Dunleavy asks Alaskans to be aware of COVID-19 pandemic misinformation

Sen. Lora Reinbold, R-Eagle River, left, chats with Sen. Roger Holland, R-Anchorage, and Sen. Gary Stevens, R-Kodiak, before the start of the floor session of the Alaska State Senate on Friday, Jan. 22, 2021. (Peter Segall/AP)

Gov. Mike Dunleavy warned Alaskans about “misinformation” regarding the pandemic and his administration’s response. He encouraged people to challenge false allegations.

“Ask them to show you the data. Ask them to show you a memo, a letter. That we are contemplating martial law — that’s ridiculous,” he said. “It’s never happened. Ask the individual or individuals that are spreading this misinformation.” 

Dunleavy first addressed the issue during a news briefing Wednesday, after Jeff Landfield of The Alaska Landmine asked about comments by Sen. Lora Reinbold, an Eagle River  Republican. Reinbold has likened the state’s COVID-19 response to living under martial law. 

RELATED: Alaska’s top doctor says misinformation hurts vaccination effort

The governor said his administration would work with all legislators. And after a pause, he added: “We have no intention of declaring martial law.”

The governor circled back to the topic of martial law near the end of the briefing. He launched into comments on misinformation. 

“For those who say, and continue to say, that we are contemplating things like martial law, that we are contemplating things like forced vaccination, that we’re making this out to be a police state, or some type of Stalinist state — they’re just completely wrong,” Dunleavy said. “And I think they’re doing all of us a disservice.”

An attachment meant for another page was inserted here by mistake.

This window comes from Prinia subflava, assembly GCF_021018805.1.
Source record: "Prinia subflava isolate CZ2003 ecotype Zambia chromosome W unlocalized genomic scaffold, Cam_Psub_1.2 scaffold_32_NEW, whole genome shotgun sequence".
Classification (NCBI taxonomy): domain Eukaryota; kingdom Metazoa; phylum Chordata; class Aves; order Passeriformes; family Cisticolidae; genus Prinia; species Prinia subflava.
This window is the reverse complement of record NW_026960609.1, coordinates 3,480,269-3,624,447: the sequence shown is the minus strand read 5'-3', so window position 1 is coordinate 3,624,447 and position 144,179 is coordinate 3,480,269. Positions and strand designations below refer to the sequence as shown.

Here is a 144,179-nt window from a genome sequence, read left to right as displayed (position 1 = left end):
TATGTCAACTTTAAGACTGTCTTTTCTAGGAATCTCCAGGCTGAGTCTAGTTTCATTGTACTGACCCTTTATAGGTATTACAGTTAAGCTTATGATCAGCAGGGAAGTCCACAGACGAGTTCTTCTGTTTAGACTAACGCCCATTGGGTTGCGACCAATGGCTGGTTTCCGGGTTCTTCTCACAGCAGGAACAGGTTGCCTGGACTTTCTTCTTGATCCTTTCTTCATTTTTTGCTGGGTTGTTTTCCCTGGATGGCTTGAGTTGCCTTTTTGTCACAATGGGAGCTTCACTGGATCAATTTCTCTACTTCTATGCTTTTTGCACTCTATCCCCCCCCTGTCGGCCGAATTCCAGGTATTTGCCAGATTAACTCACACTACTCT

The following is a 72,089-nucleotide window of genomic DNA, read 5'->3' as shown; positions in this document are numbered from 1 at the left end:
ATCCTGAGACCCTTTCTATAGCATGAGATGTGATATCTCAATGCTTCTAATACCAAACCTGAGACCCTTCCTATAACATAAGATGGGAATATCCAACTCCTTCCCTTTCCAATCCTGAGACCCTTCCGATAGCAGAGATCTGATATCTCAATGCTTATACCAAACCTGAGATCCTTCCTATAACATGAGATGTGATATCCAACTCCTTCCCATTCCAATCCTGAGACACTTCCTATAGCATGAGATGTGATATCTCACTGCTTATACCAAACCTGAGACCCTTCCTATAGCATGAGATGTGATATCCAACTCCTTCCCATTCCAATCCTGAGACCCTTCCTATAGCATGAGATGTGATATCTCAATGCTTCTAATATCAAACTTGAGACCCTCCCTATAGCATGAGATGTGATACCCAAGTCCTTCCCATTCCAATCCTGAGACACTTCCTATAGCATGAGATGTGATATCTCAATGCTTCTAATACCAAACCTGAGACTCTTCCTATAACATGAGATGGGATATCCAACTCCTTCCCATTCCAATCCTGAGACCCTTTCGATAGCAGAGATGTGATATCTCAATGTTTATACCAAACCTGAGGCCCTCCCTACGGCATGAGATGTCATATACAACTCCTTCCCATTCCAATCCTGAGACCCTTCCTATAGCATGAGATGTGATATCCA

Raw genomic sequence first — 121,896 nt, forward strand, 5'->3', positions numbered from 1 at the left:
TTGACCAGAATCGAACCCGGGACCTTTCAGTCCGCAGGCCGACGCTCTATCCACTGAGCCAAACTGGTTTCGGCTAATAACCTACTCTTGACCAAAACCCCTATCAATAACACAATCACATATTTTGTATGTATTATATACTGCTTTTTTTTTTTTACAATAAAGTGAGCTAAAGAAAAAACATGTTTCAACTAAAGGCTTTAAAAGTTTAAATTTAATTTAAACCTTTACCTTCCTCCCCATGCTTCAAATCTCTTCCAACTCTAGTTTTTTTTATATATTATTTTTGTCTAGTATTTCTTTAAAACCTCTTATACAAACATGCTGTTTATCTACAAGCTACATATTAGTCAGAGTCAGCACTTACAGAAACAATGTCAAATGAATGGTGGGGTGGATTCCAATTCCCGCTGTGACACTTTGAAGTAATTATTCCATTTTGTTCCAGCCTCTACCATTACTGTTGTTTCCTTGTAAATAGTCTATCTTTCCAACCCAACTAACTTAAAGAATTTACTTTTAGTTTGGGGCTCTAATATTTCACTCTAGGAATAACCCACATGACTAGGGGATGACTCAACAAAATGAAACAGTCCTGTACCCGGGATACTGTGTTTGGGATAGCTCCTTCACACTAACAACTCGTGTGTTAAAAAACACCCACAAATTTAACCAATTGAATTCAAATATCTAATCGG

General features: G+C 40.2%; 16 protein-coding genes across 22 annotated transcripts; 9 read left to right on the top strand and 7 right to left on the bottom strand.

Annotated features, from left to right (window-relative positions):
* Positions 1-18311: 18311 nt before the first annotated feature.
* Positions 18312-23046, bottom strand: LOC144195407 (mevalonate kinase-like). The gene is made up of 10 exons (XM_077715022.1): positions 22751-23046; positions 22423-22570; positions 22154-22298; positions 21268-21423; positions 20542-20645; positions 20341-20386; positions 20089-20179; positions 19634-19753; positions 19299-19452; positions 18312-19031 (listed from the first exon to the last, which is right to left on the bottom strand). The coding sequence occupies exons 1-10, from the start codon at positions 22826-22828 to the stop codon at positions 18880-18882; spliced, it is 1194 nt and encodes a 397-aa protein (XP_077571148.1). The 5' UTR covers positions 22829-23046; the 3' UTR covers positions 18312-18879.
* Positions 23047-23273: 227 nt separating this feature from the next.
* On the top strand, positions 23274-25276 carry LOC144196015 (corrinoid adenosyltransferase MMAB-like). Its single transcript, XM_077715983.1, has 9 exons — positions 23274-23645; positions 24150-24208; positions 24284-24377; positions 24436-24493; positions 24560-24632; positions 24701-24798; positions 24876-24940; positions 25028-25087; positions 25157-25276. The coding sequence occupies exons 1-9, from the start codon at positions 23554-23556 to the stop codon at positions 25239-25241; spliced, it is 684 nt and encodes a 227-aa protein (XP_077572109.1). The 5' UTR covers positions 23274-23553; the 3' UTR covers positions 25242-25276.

He asked Alaskans to critically examine their information sources. 

“I would ask all Alaskans — it doesn’t matter what side of the political spectrum you’re on — do a little more homework,” he said. “I think in some cases you’re being misled, to the detriment of Alaska.”

Dunleavy has taken criticism from public health advocates who urged him to impose a statewide mask mandate, which he declined to do. But in Senate Judiciary Committee hearings chaired by Reinbold, the administration’s pandemic response has been criticized for going too far.

Dunleavy described his administration’s approach as “threading the needle”: responding to the public health threat, while minimizing the harm of government action to lives and businesses.

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Andrew Kitchenman is the state government and politics reporter for Alaska Public Media and KTOO in Juneau. Reach him at akitchenman@alaskapublic.org.

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